### CS704: Lecture 6 The Church-Rosser Theorem

, 2010

"... This lecture presents the Church-Rosser Theorem (i.e., −→α,β is confluent). 1 ..."

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This lecture presents the Church-Rosser Theorem (i.e., −→α,β is confluent). 1

### Logic and Computerisation in mathematics?

, 2009

"... – If you give me an algorithm to solve Π, I can check whether this algorithm really solves Π. – But, if you ask me to find an algorithm to solve Π, I may go on forever trying but without success. • But, this result was already found by Aristotle: Assume a proposition Φ. – If you give me a proof of Φ ..."

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– If you give me an algorithm to solve Π, I can check whether this algorithm really solves Π. – But, if you ask me to find an algorithm to solve Π, I may go on forever trying but without success. • But, this result was already found by Aristotle: Assume a proposition Φ. – If you give me a proof of Φ, I can check whether this proof really proves Φ. – But, if you ask me to find a proof of Φ, I may go on forever trying but without success. • In fact, programs are proofs and much of computer science in the early part of the 20th century was built by mathematicians and logicians. • There were also important inventions in computer science made by physicists (e.g., von Neumann) and others, but we ignore these in this talk. ISR 2009, Brasiliá, Brasil 1An example of a computable function/solvable problem • E.g., 1.5 chicken lay down 1.5 eggs in 1.5 days. • How many eggs does 1 chicken lay in 1 day? • 1.5 chicken lay 1.5 eggs in 1.5 days. • Hence, 1 chicken lay 1 egg in 1.5 days. • Hence, 1 chicken lay 2/3 egg in 1 day. ISR 2009, Brasiliá, Brasil 2Unsolvability of the Barber problem • which man barber in the village shaves all and only those men who do not shave themselves? • If John was the barber then – John shaves Bill ⇐ ⇒ Bill does not shave Bill – John shaves x ⇐ ⇒ x does not shave x – John shaves John ⇐ ⇒ John does not shave John • Contradiction. ISR 2009, Brasiliá, Brasil 3Unsolvability of the Russell set problem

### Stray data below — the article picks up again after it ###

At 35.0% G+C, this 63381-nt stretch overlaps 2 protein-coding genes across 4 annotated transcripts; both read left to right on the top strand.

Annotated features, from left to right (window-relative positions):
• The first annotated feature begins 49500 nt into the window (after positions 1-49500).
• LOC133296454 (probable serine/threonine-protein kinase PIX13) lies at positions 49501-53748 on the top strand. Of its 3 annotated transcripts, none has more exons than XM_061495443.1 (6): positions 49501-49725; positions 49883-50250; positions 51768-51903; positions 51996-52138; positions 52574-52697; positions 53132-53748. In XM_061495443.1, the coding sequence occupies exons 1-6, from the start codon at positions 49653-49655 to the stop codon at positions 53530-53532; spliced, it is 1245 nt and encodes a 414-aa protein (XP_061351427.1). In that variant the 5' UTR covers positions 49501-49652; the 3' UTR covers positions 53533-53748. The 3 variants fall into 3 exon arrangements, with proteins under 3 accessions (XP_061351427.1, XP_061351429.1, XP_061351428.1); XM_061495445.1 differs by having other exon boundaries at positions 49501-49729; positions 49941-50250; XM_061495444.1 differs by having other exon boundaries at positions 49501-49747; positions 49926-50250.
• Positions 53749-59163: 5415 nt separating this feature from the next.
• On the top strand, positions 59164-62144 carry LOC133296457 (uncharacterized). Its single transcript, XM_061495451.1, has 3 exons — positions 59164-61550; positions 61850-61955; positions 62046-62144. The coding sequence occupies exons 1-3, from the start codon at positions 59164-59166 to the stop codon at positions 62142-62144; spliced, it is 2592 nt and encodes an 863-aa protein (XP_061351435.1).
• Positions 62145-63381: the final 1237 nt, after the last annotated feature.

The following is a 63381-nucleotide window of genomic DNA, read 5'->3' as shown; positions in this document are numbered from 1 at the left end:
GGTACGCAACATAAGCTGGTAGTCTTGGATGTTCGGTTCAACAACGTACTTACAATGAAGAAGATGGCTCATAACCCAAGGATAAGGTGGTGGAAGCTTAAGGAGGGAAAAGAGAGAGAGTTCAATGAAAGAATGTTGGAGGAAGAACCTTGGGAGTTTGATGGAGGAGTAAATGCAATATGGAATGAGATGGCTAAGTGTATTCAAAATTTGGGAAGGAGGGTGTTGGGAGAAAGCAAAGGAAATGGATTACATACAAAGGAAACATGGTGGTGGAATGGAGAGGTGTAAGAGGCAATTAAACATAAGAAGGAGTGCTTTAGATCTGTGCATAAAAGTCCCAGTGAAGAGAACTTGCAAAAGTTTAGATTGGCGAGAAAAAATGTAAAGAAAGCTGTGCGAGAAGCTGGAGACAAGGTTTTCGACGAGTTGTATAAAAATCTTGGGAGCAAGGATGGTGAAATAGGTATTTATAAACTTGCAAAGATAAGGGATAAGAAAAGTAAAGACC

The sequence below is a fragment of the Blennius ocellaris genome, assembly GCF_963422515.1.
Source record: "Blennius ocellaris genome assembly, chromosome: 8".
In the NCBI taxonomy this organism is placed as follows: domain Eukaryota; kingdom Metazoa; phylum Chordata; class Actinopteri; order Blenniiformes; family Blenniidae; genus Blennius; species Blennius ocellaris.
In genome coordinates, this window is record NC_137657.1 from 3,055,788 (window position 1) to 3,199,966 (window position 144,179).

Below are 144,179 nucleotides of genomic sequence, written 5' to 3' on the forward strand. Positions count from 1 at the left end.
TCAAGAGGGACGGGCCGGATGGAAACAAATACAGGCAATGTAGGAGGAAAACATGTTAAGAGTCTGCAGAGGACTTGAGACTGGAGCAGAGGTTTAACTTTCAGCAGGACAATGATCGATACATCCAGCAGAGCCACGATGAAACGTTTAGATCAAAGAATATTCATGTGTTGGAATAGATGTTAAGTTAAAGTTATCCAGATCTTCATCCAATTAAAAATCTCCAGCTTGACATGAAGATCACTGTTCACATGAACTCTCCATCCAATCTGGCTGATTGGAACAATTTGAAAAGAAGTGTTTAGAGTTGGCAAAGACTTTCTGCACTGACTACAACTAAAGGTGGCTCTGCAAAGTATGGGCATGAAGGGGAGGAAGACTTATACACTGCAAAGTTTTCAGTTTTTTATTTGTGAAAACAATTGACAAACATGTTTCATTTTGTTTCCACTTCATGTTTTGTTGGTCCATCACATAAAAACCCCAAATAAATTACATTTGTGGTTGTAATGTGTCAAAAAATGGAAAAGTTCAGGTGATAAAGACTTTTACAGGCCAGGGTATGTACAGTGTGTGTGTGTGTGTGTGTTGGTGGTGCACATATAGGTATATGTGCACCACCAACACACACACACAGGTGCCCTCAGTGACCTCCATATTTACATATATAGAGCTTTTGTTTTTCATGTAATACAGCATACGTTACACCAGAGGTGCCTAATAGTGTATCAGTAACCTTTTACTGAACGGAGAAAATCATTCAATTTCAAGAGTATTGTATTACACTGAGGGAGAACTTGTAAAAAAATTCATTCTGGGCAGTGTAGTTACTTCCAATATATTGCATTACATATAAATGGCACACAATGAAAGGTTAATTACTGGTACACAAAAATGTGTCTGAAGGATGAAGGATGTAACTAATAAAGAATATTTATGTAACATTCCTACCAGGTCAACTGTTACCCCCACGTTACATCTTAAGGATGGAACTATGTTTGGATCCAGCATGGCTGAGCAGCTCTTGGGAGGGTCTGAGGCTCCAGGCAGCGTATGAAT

### The evolution of types and logic in the 20th century: A journey through Frege, Russell and . . .

- ILLC ALUMNI EVENT, AMSTERDAM 2004
, 2004

"... ..."

### Approved by:

, 1987

"... This dissertation presents three implementation models for the Scheme Programming Language. The first is a heap-based model used in some form in most Scheme implementations to date; the second is a new stack-based model that is considerably more efficient than the heap-based model at executing most ..."

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This dissertation presents three implementation models for the Scheme Programming Language. The first is a heap-based model used in some form in most Scheme implementations to date; the second is a new stack-based model that is considerably more efficient than the heap-based model at executing most programs; and the third is a new string-based model intended for use in a multiple-processor implementation of Scheme. The heap-based model allocates several important data structures in a heap, including actual parameter lists, binding environments, and call frames. The stack-based model allocates these same structures on a stack whenever possible. This results in Jess heap allocation, fewer memory references, shorter instruction sequences, less garbage collection, and more efficient use of memory. The string-based model allocates versions of these structures right in the program text, which is represented as a string of symbols. In the string-based model, Scheme programs are translated into an FFP language designed specifically to support Scheme. Programs in this language are directly executed by the

### Heriot-Watt University Edinburgh, Scotland

, 2005

"... The evolution of types and logic in the 20th century ∗ ..."

### Um Ceclo de Computeraçao